Early childhood/Preschool ministry is extremely important for laying a spiritual foundation in little ones, but we often think that true spiritual growth can’t really start happening until the grade school years. Even if staff people comprehend the concept, the laypeople in the church have definitely not wrapped their minds around the impact that pouring into the lives of preschoolers can have on the church and on eternity. So, how do we go from the bulk of the church (and many volunteers) thinking that preschool ministry is basically corralling the kids while services and programs take place for older kids and adults … to grasping how critical it is to begin their lifelong journey with Christ as Savior and Lord from the day each little one takes their first breath?
There are several strategies for approaching the slow and steady mindset shift, but right now I want to share with you about one—Monday Stories. In order for people to believe that preschool ministry is worth resources, time, training, and commitment, they have to be educated that something is happening. Even though they’re not in the rooms telling stories, playing games, changing diapers, dishing up Cheerios, or singing songs, they need to connect with what’s taking place in those rooms. That’s where Monday Stories come in.
What’s a Monday Story?
It’s the story you start telling each Monday about one particular positive thing that happened on Sunday when you were with the kids. And you keep telling that story over and over and over again throughout the week, anytime you get a new audience. You post it on Facebook (your page and the church’s page). You talk about it with the parents of those kids. You mention it when you’re in life group with other adults and you’re sharing how God is on the move. Excitedly, you bring it up when you’re out to lunch with friends and when you’re doing chores around the church. Anyone who will engage you in conversation, for any reason, is a candidate for hearing your Monday Story.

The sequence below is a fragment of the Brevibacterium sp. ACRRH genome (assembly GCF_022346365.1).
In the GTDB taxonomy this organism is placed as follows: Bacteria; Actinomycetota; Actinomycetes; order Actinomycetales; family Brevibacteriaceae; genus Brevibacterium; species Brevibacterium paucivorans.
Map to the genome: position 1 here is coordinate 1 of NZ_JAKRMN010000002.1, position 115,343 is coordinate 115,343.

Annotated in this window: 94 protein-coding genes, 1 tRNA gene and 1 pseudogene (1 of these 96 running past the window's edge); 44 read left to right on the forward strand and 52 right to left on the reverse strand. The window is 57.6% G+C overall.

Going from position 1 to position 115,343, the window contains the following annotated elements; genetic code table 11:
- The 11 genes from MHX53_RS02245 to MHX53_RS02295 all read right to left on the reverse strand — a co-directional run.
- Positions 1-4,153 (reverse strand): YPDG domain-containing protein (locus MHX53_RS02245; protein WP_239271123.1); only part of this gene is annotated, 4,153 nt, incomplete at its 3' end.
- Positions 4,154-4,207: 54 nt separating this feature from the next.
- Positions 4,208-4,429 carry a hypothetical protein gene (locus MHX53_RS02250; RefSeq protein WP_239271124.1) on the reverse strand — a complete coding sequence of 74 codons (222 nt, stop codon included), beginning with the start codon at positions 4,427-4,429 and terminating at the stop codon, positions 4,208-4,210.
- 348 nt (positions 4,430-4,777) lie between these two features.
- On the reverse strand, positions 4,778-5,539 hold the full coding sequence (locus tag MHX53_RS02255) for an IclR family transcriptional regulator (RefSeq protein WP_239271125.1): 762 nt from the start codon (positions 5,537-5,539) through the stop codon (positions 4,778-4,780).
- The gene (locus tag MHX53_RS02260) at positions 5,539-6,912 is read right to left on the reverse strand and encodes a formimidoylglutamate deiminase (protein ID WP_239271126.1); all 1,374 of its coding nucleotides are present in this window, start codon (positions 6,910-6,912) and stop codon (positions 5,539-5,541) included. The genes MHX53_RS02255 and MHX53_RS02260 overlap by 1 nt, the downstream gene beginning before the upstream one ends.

What happened on Sunday that was evidence that God is working in the life of a preschooler? In order to share a Monday Story, you need to personally raise your antennae and open your eyes. You need to be more aware of what’s happening in their lives. Monday Stories don’t have to be earth-shaking, life-changing events. They simply need to be joy moments when you notice little ones taking steps toward Jesus.
What happens when you make sharing Monday Stories a habit?
Lots! First of all, it changes you. You start looking at the kids you lead with anticipation for how their hearts and minds are being molded to reach for God. Things that you normally wouldn’t notice now become something you hold onto. When you weekly see results—no matter how small—it increases the value you
put on preparing and leading. You don’t need someone else thanking you for serving or encouraging you, because the Monday Story you come away with is the boost you need and God’s way of saying, “Well done, my good and faithful servant.”
Secondly, it’s contagious. I recently had a children’s pastor share with me that she had decided to implement Monday Stories as part of her week. Repeatedly, she shared the tidbit of how God was moving among the preschoolers when it was her turn to share in the church staff meetings. Instead of going through the bullet points of the agenda, it set a refreshing positive tone for each meeting. The youth pastor saw the impact it was having and adopted the practice in respect to the youth. Anyone can share Monday Stories!